A customer who asks questions

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Explanation of the example decision-making process

A customer who asks questions is a customer who wants to do business, so don't be afraid to answer the customer's questions and keep calm. Never let them affect your feeling or structure in relation to the assignment. The customer simply hasn't woken up with a goal to make a business decision at an ad on social media or switch mobile operators at a phone call, but this does not mean that the decision to buy your product would be a negative one

By educating, proving to the customer, in a precise, safe and structured way, presenting your product by transferring your sense of security connected to the product/service to the customer, without forcing the customer to make a decision before both scales are met, you can you make a deal with all customers who actually benefit from your product without regard to previous prejudices or external circumstances.
However, there is no magic way to create customers. Either the product is good for your customer or it is not. Either the contact is completely pointless or you have a good chance of making a good deal provided the communication is correct.

The importance of checking and presenting the information in the right order is of immense importance for you to be able to make the deal a logical case. Too much or too little information is devastating in a decision-making process. How to control the flow of information in the best way?

In a sales call, you do this by simply being the one in charge of the conversation. This is done with the help of smart and well-formulated questions. The one who asks questions is the one who controls the conversation.

Answering a question during a presentation or sales process and then handing the baton back to the customer without further questions or instructions by becoming silent instead of asking a question back after an answered question is one of the absolute most common reasons for a lost deal.

In theory, you simply benefit from not answering the question at all and later address the answer to the question in controlled ways. This is called deflection.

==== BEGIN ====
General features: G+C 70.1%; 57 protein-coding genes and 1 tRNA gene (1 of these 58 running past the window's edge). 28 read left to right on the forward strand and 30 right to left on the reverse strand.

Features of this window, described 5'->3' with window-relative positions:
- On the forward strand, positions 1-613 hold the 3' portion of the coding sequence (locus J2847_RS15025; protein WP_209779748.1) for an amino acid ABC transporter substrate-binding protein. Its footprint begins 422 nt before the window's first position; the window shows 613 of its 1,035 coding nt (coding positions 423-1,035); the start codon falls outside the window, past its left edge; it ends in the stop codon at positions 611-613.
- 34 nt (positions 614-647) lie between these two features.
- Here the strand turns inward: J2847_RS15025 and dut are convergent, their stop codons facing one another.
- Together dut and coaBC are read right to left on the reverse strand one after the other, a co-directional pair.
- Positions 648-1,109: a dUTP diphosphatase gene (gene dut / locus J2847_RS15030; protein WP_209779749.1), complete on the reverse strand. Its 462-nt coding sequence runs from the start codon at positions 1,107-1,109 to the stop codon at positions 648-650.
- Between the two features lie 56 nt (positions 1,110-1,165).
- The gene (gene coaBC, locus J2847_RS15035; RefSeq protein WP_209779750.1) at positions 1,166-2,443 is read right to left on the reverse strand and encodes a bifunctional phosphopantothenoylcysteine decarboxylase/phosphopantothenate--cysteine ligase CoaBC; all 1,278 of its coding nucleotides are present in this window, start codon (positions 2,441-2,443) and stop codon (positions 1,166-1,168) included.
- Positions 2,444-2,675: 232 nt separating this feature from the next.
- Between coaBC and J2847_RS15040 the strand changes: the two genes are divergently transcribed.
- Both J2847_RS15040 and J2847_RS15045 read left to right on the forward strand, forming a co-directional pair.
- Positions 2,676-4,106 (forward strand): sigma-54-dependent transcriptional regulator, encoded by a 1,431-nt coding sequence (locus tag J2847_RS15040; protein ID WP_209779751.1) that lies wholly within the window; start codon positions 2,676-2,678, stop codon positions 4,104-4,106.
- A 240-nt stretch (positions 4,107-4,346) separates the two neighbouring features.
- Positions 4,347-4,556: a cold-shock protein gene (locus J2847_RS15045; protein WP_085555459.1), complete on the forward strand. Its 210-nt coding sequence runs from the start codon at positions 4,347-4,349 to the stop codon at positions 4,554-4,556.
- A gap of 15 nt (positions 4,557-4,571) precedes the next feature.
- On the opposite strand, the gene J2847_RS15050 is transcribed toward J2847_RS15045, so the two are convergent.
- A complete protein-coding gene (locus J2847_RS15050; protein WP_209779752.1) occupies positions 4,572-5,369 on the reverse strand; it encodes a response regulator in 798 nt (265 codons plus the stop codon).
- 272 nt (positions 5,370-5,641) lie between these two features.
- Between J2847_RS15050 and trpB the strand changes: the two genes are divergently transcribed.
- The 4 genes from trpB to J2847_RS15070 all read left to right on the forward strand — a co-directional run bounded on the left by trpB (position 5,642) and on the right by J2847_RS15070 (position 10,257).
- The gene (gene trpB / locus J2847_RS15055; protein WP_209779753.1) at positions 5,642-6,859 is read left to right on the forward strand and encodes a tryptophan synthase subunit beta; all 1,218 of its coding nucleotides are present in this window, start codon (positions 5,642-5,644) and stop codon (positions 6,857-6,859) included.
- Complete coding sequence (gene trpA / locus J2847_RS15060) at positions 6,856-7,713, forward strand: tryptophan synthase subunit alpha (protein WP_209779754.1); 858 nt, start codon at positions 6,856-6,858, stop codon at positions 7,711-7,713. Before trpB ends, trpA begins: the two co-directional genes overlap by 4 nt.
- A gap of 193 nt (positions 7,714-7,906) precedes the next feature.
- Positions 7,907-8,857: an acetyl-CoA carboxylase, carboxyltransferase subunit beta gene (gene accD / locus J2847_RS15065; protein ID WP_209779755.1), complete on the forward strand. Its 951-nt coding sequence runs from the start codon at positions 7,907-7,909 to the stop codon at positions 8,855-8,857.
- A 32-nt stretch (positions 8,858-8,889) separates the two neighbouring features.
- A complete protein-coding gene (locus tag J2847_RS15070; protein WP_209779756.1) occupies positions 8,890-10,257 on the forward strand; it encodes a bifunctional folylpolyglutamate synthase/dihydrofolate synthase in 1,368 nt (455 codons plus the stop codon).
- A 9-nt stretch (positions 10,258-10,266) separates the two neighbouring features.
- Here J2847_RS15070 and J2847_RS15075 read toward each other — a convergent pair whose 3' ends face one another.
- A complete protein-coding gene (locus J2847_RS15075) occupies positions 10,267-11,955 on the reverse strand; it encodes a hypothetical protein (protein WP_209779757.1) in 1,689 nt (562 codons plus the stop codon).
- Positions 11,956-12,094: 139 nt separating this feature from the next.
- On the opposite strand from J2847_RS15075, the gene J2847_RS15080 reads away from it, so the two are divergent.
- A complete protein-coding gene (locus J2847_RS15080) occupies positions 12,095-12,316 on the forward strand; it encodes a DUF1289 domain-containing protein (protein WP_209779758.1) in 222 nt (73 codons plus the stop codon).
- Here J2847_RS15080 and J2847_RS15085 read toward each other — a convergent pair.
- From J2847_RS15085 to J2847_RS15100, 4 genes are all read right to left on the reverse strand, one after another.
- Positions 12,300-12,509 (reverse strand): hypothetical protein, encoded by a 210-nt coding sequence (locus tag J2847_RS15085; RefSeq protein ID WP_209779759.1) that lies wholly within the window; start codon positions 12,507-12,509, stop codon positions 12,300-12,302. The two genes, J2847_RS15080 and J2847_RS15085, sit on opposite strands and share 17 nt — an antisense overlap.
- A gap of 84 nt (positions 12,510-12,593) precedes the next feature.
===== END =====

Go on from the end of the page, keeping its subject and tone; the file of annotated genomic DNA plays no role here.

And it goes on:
An example below
How much does your product cost?
Answer: We'll get to that in a moment, I just wanted to check first what your needs look like? How quickly will you need the product if we make a deal? Although this is a very effective way of controlling the conversation, it is an approach that often leads to the customer feeling that the salesperson was listening.

For that reason, the most effective way is to give the customer parts of the answer to the question directly in a way that indicates that you have actually listened but that you yourself do not have enough information to be able to answer the question. This is done most effectively by always starting the handling of the question clearly and telling them that you understand the customer's question. Then you continue with more leading or controlled questions.

How much does your product cost?
Answer: How much does my product cost? We'll get to that very soon, but it actually depends a little on what your needs look like. How quickly will you need the product if we make a deal?
Okay, I understand. assuming we can actually deliver the product on the date you desire, I would also like to check, besides price, what would you need to know about my product to justify a good decision today?

In this way, you retain control of the conversation, avoid the customer being forced to make a decision before the logical balance is met, and instead you get more opportunities to know what your customer needs to know about your product before they can consider a decision.

Answering the customer's question instead can in some cases force the customer to have to make a decision before the customer himself has had time to justify a decision that would actually benefit them based on the information they have at the time. This almost always leads to a no.